Losing weight – with or without exercise?
There are lots of misconceptions about the best ways to lose weight. One of the biggest questions is whether we need exercise to lose weight or not. The type of diet and type of exercise is important to consider alongside individual characteristics.
For our weight to stay stable, the energy we put into our bodies must be the same as the output energy we use for our bodily functions and physical activity. An imbalance of energy intake and energy expenditure can affect our weight. A positive energy balance occurs when energy intake is greater than the energy expenditure. Long-term positive energy balance can result in weight gain. A negative energy balance is when energy intake is less than the energy expenditure, which can result in weight loss (5).
The National Institute for Health and Care Excellence recommends that the main requirement for dietary approaches to weight loss is that total energy intake should be less than the energy expenditure (negative energy balance). They state that diets with 600kcal deficits are recommended for sustainable long-term weight loss plans. This means the daily calorie intake should be 600kcal less than what would be needed to stay the same weight (6).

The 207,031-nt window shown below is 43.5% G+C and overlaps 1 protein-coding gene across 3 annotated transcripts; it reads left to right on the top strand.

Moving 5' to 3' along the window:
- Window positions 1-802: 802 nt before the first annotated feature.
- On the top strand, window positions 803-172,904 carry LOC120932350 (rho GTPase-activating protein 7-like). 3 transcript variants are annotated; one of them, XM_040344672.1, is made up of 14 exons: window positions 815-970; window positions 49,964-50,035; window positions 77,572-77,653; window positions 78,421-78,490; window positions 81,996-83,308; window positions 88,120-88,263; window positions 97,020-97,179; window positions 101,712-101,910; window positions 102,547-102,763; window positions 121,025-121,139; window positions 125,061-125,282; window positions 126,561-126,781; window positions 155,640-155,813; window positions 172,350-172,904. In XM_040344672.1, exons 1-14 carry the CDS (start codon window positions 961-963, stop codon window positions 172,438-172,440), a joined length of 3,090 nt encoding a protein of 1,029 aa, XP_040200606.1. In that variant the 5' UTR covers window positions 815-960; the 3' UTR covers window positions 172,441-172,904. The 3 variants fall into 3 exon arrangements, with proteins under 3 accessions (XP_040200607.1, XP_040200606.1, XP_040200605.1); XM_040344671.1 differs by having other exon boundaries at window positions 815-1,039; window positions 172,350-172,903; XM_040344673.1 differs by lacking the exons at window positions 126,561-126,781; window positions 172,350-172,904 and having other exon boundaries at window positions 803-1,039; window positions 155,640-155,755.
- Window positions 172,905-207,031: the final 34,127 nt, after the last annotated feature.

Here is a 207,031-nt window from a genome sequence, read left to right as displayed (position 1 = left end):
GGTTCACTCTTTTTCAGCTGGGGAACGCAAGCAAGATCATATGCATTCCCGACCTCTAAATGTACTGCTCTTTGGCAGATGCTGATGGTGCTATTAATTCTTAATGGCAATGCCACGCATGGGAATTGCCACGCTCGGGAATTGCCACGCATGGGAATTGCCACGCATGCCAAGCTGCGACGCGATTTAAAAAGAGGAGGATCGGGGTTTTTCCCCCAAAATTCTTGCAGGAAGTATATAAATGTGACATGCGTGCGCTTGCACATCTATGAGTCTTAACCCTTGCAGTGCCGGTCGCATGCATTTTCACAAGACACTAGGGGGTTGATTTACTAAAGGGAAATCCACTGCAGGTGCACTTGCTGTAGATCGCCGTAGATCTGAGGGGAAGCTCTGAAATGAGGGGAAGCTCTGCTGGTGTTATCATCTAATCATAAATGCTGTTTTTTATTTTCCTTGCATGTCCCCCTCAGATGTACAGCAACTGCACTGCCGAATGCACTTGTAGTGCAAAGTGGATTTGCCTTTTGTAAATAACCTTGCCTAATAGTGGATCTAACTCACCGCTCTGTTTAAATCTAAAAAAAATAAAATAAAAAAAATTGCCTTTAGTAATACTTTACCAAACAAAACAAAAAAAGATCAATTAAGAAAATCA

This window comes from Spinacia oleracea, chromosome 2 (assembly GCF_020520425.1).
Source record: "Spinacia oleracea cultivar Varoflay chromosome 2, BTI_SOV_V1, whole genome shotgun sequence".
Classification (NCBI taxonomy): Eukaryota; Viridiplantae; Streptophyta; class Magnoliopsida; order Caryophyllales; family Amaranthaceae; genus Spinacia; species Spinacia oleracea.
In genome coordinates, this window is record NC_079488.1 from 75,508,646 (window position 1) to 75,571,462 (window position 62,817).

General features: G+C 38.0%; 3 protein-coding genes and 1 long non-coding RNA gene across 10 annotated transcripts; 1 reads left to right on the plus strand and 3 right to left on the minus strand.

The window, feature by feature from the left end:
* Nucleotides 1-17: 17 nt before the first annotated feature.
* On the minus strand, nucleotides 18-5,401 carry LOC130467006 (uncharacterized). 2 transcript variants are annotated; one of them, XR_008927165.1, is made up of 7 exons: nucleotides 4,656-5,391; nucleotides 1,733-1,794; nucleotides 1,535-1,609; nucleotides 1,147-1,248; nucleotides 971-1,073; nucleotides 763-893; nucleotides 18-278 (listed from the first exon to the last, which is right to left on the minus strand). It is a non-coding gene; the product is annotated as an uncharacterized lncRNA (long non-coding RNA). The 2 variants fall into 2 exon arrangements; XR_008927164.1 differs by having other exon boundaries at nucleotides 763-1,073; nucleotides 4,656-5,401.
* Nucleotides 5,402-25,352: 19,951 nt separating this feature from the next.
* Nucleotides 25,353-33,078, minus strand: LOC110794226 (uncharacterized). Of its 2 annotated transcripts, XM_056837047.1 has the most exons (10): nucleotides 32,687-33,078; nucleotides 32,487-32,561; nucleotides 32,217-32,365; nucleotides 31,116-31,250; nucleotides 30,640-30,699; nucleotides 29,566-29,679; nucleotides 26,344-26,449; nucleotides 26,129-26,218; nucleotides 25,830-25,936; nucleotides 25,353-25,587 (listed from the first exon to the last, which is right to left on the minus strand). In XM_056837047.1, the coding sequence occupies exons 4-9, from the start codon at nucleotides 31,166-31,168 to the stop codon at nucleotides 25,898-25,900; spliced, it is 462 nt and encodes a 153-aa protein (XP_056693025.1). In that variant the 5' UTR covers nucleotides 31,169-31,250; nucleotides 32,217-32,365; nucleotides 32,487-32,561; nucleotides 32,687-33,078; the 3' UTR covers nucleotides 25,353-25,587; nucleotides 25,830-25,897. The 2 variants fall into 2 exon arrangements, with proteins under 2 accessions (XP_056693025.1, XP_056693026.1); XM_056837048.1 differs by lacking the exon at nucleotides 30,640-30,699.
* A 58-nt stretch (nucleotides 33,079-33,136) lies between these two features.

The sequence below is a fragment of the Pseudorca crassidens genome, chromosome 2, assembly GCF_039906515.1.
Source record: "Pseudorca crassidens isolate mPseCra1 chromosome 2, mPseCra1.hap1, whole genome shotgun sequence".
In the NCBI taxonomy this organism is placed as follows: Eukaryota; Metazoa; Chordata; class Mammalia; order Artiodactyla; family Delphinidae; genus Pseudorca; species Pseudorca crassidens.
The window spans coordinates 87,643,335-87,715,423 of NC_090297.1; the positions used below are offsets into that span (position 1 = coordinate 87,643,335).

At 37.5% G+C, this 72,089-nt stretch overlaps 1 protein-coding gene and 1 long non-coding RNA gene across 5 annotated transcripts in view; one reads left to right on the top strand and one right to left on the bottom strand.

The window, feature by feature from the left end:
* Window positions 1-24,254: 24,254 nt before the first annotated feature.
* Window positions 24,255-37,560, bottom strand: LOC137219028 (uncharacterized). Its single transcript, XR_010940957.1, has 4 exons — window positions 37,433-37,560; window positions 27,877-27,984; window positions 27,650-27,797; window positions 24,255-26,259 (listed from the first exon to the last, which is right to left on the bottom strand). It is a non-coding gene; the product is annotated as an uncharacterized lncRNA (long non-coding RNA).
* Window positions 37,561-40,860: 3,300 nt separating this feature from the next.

Multicomponent interventions and recommended for the best weight management outcomes. This should be a combination of dietary modification (improved quality and reduced energy intake), increased physical activity/ a decreased inactivity and behaviour change strategies (6).
Review of evidence
One review assessed weight-loss interventions for postpartum women with diet alone, diet and exercise or exercise alone. Those receiving any form of diet were involved in a calorie-restricted diet, with some trials also receiving nutrition education. Those required to exercise were involved in aerobic exercise programmes that were either self-monitored or supervised.
The women who took part in a diet or diet plus exercise program were found to lose significantly more weight than those conducting their usual dietary and lifestyle behaviours. Those who exercised alone did not lose significantly more weight than those in usual care. This evidence suggests that diet and exercise together or diet alone can help women to lose weight. Exercise alone seems to have minimal effect on weight loss (1).